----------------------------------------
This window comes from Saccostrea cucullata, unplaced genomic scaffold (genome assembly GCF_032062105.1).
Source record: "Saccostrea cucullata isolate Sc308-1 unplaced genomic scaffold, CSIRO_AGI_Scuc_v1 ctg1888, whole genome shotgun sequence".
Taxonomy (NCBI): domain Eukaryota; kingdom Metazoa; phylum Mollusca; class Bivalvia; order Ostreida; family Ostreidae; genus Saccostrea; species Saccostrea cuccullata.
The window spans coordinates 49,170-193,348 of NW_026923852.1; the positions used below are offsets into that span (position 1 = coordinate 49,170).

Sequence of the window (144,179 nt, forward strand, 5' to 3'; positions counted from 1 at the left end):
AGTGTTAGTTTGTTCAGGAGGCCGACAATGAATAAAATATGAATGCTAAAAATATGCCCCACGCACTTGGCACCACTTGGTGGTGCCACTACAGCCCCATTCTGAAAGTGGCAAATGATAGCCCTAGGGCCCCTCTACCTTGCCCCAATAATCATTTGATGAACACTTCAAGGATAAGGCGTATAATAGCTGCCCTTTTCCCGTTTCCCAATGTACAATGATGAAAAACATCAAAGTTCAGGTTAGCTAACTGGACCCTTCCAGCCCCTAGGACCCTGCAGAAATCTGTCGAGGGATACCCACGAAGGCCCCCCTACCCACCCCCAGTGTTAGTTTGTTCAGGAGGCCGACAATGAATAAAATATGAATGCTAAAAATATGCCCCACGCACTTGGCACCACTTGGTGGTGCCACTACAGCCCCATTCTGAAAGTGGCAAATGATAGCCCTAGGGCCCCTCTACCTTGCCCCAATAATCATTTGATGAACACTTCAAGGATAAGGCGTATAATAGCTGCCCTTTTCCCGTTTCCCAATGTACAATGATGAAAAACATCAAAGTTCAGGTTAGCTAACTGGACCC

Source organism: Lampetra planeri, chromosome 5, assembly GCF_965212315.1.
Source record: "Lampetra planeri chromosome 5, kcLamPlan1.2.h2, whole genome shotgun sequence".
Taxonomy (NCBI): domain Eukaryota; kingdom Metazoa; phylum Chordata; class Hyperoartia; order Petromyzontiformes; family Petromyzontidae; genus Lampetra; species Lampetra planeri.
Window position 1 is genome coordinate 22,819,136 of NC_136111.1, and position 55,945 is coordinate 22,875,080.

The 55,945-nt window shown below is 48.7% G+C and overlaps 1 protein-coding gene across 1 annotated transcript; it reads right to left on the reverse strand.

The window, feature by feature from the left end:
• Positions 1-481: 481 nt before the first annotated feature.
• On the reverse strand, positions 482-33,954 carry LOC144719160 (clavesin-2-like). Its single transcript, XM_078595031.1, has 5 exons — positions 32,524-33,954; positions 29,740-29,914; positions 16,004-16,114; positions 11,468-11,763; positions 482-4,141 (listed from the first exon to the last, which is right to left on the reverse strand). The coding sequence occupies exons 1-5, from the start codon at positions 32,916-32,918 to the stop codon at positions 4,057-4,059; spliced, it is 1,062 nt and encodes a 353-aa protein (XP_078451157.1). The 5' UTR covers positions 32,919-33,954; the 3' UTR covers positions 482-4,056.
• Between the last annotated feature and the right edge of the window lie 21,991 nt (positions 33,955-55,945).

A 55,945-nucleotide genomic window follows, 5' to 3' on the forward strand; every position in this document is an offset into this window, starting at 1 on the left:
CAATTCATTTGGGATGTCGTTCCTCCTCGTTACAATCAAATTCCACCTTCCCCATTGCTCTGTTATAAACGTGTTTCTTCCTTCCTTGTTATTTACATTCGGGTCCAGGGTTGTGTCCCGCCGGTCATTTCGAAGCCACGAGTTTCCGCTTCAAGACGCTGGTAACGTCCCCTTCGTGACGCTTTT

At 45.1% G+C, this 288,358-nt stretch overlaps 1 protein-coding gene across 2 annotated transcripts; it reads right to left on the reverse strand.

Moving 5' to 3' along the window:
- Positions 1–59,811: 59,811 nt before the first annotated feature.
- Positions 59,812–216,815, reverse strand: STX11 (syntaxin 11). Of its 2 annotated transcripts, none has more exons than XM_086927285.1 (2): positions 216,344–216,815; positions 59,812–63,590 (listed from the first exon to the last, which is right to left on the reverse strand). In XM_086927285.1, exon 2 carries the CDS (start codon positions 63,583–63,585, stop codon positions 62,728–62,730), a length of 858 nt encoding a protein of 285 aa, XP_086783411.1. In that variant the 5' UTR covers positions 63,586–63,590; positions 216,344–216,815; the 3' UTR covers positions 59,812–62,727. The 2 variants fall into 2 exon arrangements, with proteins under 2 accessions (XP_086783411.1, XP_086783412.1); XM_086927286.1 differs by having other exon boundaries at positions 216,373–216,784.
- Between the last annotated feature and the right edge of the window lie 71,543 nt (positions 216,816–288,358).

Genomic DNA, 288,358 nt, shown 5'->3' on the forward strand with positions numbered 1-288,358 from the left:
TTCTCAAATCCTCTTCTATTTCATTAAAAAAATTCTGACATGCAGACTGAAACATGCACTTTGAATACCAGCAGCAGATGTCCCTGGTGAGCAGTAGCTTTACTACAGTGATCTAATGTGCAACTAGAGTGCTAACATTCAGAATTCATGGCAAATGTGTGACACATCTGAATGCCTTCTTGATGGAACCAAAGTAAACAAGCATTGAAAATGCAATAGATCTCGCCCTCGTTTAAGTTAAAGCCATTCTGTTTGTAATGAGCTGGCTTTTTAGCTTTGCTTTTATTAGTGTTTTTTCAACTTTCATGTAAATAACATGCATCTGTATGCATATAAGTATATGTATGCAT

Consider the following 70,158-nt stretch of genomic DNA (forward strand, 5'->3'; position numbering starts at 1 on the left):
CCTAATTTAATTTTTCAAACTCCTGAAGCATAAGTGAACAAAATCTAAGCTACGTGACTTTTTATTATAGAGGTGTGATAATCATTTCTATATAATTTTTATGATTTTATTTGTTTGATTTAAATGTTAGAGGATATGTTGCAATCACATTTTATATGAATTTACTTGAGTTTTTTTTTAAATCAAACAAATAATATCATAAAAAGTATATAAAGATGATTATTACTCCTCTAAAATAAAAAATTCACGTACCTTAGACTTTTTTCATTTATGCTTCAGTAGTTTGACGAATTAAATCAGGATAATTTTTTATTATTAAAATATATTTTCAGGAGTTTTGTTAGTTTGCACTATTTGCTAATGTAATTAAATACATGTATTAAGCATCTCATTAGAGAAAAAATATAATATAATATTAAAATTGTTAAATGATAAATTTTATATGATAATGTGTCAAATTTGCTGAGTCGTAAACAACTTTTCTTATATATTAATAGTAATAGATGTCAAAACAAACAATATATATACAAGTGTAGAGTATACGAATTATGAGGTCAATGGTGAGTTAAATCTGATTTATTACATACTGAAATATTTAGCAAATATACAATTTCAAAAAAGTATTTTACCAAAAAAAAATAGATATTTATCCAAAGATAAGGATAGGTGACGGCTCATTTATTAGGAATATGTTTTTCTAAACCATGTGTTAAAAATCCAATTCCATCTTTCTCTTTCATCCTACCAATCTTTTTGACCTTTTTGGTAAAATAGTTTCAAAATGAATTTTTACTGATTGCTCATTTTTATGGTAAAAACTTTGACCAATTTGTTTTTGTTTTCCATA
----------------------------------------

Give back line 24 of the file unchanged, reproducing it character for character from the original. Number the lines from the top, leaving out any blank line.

TTCTCAAATCCTCTTCTATTTCATTAAAAAAATTCTGACATGCAGACTGAAACATGCACTTTGAATACCAGCAGCAGATGTCCCTGGTGAGCAGTAGCTTTACTACAGTGATCTAATGTGCAACTAGAGTGCTAACATTCAGAATTCATGGCAAATGTGTGACACATCTGAATGCCTTCTTGATGGAACCAAAGTAAACAAGCATTGAAAATGCAATAGATCTCGCCCTCGTTTAAGTTAAAGCCATTCTGTTTGTAATGAGCTGGCTTTTTAGCTTTGCTTTTATTAGTGTTTTTTCAACTTTCATGTAAATAACATGCATCTGTATGCATATAAGTATATGTATGCAT